Algoma Boulevard was always a major through fair, lined with businesses, schools, churches and homes. In the early 1890’s, commercial building and churches occupied each side of the street from Main Street to Light Street, there were very few houses. There was one however at number 58 Algoma, the residence of Samuel Sutton, and machinist. By 1898 the Sutton residence was gone, replaced by beautiful brick and stone business block for Medberry and Bemis, wholesalers of paper and wooden ware. The building may have been the work of William Waters for it bore many details used by architect Waters.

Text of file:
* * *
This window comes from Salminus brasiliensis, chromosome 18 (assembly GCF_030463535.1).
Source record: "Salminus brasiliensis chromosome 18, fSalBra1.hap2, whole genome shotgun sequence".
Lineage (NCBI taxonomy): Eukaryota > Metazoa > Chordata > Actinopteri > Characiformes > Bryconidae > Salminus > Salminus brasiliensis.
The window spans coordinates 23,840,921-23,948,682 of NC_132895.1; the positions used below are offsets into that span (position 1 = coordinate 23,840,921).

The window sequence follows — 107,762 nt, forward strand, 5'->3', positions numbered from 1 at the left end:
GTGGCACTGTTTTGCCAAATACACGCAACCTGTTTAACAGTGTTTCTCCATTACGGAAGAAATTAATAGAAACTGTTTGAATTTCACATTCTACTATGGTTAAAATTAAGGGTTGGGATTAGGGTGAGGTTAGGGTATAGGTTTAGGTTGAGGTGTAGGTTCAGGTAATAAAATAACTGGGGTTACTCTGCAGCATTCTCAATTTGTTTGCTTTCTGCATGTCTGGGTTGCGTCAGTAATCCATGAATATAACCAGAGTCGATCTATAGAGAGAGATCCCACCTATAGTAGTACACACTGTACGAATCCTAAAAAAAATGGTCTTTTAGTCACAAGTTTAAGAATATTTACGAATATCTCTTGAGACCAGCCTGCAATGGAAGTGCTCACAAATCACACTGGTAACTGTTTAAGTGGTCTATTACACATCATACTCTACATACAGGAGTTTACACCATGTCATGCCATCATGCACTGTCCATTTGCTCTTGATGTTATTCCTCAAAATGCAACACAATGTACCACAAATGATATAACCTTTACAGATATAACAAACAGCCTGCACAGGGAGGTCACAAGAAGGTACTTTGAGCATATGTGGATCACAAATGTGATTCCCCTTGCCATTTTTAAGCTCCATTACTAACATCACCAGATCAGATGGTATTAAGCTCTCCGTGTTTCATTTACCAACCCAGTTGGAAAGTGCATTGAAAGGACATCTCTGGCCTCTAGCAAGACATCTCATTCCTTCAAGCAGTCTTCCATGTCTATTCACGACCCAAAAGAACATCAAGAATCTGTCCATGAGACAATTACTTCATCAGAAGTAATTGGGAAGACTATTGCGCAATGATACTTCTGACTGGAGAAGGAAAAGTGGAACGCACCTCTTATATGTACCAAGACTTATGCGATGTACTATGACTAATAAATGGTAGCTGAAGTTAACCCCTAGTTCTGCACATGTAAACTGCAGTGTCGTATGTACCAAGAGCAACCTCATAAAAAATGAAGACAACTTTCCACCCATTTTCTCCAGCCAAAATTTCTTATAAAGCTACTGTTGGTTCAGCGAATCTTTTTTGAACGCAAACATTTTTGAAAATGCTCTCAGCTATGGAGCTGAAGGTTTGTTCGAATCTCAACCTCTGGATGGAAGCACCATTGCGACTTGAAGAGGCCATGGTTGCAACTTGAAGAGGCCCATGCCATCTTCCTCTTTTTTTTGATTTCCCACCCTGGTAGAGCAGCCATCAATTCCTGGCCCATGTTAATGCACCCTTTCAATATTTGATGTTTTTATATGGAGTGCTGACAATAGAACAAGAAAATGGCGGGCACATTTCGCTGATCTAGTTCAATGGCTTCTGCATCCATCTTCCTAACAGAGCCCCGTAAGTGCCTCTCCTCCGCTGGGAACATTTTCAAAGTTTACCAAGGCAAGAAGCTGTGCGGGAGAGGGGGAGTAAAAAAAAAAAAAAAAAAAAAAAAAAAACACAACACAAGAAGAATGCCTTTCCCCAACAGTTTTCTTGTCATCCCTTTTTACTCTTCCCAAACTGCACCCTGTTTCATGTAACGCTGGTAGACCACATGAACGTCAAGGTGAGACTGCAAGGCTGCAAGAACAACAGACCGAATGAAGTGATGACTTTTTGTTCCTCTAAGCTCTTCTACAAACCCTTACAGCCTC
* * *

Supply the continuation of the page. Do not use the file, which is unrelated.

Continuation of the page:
The structure was three stories high with an intricate brick work cornice and pediment. Six windows ran the width of second and third floors and there were two storefronts on the ground floor. The windows of the upper floors featured indented corners of the openings, giving the apertures a wider appearance. Limestone bands and lintels added color and surface texture variety. The building proved inadequate to the company’s purpose and it was replaced in 1927 with a larger structure.